The Niigata prefectural government had already started asking municipal governments to set up evacuation centers. Within one day, 10 of the 30 municipalities in the prefecture and the prefectural government were ready to receive about 3,000 evacuees.
On March 18, 26 municipalities opened 64 evacuation centers. The next day, the prefecture accepted 10,574 evacuees.
Teruhiko Matsuoka, vice manager of the prefectural government's residents' life and environment division, stressed the importance of lessons learned from the two earthquakes in Niigata Prefecture.
"Every municipality can open evacuation centers in two hours," said Matsuoka, who led the evacuation response team at the disaster control headquarters until the end of March.
Late on March 16, the Minami-Soma government sent more than 200 evacuees in six buses to Sanjo, Niigata Prefecture.
Sakurai criticized the system that forced municipalities in Fukushima Prefecture to find evacuation sites on their own if given evacuation orders by the central government.
"The central government is so irresponsible for the evacuation orders it issues," the mayor said. "It should at least specify where to evacuate to."
Sakurai said, "(One phone call from Niigata) was our real savior, considering we were in an extremely chaotic situation."
In May, Akira Shishido, a 76-year-old evacuee from Minami-Soma who temporarily stayed in a gymnasium in Nagaoka, Niigata Prefecture, visited an earthquake rebuilding museum in an area that used to be Yamakoshi. The village was incorporated into Nagaoka city in 2005.
When the 2004 earthquake hit the prefecture, all Yamakoshi villagers left the town.
Photographs exhibited at the museum showed houses buried under sand and mud in the Kogomo area. As Shishido read a statement at the entrance of the museum, tears welled in his eyes.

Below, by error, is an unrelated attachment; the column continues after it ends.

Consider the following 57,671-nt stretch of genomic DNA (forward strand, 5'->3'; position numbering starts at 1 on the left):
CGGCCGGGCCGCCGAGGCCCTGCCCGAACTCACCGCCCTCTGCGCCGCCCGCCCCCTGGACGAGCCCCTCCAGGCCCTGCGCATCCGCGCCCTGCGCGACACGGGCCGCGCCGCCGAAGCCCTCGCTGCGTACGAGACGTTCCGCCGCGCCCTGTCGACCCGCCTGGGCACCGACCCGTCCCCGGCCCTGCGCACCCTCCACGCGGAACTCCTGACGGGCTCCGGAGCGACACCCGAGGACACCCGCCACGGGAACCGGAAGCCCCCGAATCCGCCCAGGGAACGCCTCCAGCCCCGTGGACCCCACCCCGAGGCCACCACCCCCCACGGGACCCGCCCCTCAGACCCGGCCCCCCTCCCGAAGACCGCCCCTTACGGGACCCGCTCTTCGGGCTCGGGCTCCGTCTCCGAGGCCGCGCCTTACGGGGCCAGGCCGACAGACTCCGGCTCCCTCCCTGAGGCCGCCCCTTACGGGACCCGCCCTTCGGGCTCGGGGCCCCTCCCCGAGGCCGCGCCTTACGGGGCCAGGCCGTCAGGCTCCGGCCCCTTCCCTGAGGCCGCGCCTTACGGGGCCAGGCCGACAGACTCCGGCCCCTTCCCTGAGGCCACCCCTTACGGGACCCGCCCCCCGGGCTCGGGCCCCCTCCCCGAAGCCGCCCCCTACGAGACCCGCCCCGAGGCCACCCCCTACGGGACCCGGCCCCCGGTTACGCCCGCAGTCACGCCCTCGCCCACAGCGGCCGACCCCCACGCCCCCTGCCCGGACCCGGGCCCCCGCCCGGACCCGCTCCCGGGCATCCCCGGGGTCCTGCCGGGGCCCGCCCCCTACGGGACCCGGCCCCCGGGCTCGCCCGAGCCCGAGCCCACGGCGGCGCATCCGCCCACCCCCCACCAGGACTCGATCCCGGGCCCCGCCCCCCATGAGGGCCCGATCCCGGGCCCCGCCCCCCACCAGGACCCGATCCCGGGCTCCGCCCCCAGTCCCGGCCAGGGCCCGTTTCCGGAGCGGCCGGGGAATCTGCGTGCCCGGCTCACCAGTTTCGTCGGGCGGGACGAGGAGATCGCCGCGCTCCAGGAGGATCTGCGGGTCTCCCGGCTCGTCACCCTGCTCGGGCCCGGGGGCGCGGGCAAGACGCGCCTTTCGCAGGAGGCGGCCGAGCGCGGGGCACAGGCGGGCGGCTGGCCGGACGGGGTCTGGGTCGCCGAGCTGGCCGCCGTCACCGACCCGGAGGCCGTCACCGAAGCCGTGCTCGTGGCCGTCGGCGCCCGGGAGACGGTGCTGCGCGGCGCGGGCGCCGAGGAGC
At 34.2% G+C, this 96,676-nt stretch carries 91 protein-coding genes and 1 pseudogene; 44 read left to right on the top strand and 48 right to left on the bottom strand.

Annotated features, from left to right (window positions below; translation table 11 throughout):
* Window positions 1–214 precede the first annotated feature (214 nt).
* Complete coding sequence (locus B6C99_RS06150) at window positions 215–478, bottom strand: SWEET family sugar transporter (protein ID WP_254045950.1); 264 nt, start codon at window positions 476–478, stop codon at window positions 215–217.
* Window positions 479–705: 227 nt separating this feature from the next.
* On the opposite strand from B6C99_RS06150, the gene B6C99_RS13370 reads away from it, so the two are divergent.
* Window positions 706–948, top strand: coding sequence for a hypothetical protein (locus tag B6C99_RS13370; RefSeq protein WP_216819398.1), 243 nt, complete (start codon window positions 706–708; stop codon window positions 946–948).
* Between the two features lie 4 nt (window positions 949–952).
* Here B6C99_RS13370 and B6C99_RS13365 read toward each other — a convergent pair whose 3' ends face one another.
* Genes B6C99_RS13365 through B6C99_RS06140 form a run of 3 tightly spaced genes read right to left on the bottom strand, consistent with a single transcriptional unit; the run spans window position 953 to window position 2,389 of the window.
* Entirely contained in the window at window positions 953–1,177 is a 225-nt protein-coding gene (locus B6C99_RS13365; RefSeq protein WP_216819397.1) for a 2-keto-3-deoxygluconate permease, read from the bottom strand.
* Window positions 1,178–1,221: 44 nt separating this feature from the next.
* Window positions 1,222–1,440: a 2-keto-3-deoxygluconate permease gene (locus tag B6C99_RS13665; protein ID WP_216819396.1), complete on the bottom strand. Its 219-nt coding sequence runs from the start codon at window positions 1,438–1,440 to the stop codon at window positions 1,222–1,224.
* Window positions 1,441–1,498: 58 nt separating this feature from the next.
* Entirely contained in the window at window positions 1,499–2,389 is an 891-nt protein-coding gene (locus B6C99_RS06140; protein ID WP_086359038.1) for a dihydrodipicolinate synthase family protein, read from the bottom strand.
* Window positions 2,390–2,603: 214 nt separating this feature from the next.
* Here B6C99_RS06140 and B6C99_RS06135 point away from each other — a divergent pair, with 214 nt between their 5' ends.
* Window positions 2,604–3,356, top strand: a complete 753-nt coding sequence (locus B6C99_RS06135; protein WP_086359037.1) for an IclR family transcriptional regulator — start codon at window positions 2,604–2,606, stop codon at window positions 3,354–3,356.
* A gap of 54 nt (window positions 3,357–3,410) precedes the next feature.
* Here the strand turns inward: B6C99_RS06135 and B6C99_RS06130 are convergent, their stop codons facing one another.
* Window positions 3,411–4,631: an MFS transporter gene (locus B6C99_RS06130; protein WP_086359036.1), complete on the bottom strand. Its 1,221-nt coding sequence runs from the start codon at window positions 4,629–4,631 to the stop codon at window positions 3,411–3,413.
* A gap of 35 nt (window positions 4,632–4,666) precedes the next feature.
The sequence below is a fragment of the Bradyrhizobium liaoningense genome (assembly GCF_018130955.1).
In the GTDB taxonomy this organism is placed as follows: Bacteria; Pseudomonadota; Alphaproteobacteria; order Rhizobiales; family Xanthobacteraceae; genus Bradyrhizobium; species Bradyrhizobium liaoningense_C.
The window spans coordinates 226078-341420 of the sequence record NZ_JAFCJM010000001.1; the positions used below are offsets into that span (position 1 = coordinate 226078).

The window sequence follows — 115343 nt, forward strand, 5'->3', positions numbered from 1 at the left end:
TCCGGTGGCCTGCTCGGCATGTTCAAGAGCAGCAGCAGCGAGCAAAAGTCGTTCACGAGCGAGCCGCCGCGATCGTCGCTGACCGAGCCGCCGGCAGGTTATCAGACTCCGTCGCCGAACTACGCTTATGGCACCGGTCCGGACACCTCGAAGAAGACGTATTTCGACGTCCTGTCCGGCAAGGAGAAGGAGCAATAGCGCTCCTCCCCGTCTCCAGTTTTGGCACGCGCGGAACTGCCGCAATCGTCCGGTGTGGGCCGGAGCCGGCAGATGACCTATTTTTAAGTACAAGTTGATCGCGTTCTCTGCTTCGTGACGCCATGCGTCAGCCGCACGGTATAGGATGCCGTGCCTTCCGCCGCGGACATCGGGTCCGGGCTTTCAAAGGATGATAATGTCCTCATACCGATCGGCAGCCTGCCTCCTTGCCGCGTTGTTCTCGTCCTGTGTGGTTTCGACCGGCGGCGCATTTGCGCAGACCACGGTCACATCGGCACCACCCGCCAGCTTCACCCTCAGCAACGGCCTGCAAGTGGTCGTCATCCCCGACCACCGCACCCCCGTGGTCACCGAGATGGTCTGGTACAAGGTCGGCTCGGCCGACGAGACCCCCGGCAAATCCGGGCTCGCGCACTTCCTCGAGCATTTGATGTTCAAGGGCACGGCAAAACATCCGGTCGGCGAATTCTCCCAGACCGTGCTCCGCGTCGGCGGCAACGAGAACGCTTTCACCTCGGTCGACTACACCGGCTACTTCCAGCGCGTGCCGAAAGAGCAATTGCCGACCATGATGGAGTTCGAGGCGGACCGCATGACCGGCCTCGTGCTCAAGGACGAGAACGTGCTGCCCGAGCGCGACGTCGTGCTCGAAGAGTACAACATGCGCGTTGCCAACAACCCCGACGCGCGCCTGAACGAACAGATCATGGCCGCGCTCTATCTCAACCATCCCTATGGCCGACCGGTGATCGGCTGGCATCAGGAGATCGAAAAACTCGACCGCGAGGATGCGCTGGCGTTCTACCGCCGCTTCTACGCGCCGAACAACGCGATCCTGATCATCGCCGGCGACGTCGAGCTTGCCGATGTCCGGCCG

"Cry as much as you want. Then smile," the statement read. "There is a way you can open up brighter future. I was just like you. Everyone is waiting for your smile." That was words from a woman in the village.
Shortly after the Chuetsu Earthquake, the slogan "Let's return to Yamakoshi!" spread in the area.
"With the slogan in place, local residents managed to come through the challenging times as evacuees," said Tamio Mori, mayor of Nagaoka, who serves as acting chairman of a discussion group of the government reconstruction panel.
"It is important for the central government to set goals (on evacuation plans) right away. Otherwise more people will lose motivation (to return home) and will feel isolated," Mori said.
Haruji Matsui, the head of the area's community, invited Shishido and other evacuees from Minami-Soma to participate in rice planting.
"I thought it may help them relax and get to feel a little better," Matsui said.
Even after Shishido retuned to Minami-Soma at the end of May, Shishido still keeps in touch with Matsui by calling once a week. In early August, Shishido grumbled to Matsui, "I was going to fight hard to rebuild my hometown, but I have hardly seen any children here, and most stores remain closed. I don't know how much longer I can hang in here."
Matsui told him, "It's been only 150 days (since the May 11 disaster). It took us seven years to get to this point (after the Chuetsu Earthquake). You will see signs of recovery if you continue working for your hometown."
About 6,500 evacuees from Fukushima Prefecture still live in public housing and rental houses in Niigata Prefecture.
(This article was written by Kohei Tomida and Seiji Kanda.)